Let’s make sure you’re roof is indeed insurable. I had a recent conversation with someone that was wanting to switch their insurance to me from another company because they were being cancelled due to the condition of the roof. Here in North Texas and especially Denton, Tarrant, Dallas, and Collin counties insurance companies are taking a beating on the roof claims as a result of the crazy hail we get almost every year about this time.
Back to the person getting cancelled. They purchased a home in Lewisville and did the routine home inspection. The home inspector didn’t specifically address the condition of the roof or the poor condition it was in so they bought the house not knowing that the insurance company is going to do their own inspection of the property after closing. Once the insurance company did their review of the property which usually happens about 30 days after closing, they determined that the roof was not insurable. This could have been avoided if the buyer reached out to a trustworthy roofing company to take a peek at it before they bought it. I strongly recommend having a roofer look at the roof of your home you’re putting under contract so that you don’t get into a pickle once you’ve closed on it.
Here are a few things to look for in a roofer:
- Don’t use one that is knocking door to door
- Ask your friends, family, insurance agent, realtor, or someone else you trust that deals with this type of business to give a recommendation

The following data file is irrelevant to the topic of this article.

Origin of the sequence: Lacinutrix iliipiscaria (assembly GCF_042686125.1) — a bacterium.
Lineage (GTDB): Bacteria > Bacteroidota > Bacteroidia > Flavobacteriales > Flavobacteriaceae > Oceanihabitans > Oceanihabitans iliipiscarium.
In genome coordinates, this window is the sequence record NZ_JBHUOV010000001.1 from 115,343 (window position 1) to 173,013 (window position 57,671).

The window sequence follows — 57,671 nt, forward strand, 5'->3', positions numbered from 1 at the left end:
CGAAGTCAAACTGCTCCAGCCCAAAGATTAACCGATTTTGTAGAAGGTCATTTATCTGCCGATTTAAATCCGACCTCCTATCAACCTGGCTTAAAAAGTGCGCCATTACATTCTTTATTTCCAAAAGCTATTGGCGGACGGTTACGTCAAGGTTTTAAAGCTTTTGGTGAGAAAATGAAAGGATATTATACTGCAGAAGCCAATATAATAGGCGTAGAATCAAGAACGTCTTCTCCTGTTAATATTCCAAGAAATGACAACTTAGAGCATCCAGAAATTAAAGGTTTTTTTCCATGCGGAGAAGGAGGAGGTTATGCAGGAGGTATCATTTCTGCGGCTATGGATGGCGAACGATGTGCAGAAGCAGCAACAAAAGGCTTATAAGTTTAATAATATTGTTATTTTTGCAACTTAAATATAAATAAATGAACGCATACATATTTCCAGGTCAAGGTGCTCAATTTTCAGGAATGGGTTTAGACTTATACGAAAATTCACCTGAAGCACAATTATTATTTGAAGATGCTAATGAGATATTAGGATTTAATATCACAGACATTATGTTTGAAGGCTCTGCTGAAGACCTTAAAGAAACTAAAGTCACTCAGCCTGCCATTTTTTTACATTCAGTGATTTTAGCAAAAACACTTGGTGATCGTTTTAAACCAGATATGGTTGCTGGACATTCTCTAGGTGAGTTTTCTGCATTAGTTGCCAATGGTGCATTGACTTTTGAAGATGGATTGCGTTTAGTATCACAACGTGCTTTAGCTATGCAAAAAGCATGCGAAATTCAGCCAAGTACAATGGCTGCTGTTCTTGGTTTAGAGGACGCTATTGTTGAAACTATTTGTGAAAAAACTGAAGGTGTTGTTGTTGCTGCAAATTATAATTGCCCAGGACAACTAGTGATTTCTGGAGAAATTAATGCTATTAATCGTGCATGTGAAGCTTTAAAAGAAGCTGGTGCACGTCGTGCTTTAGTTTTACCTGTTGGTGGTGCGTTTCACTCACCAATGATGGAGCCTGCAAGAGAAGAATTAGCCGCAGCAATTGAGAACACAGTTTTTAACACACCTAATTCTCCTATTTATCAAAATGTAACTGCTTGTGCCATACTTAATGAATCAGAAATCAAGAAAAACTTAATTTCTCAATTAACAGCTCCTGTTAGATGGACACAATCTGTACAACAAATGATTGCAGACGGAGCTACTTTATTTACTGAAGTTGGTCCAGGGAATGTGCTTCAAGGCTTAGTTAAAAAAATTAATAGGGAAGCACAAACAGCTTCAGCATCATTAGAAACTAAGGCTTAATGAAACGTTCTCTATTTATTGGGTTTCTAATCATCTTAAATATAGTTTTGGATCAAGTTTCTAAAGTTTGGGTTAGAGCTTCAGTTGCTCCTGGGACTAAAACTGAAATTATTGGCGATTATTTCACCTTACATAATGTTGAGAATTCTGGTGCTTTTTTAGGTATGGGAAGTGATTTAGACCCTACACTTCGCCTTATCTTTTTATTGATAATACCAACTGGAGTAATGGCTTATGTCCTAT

- Make sure the roofer is not asking for a large upfront payment before starting the work.
I spoke with a marketing representative for the 3rd largest insurance company in the U.S. and he share with me the losses that insurance companies are facing here in North Texas. Most companies like State Farm, Allstate, Travelers, Nationwide, Progressive to name a few are paying out approximately 20% more in claims for home insurance than they are taking in premiums. This is called a loss ratio of 120%.
This isn’t great news because what happens is that all of our insurance premiums have to go up and the insurance companies are going to do their best to become profitable by raising deductibles or limiting coverages for hail claims. Some companies are requiring a 2% wind/hail deductible or using cosmetic exclusions to reduce the amount they pay out. A cosmetic exclusion simply means that they will not replace your roof if it has a surface mark from hail, only if it causes enough damage to allow water to penetrate.
If you have more questions or need a recommendation for a roofer that is great, I know some that are top notch. Feel free to call David or Fabiana at the office: 940-268-5112.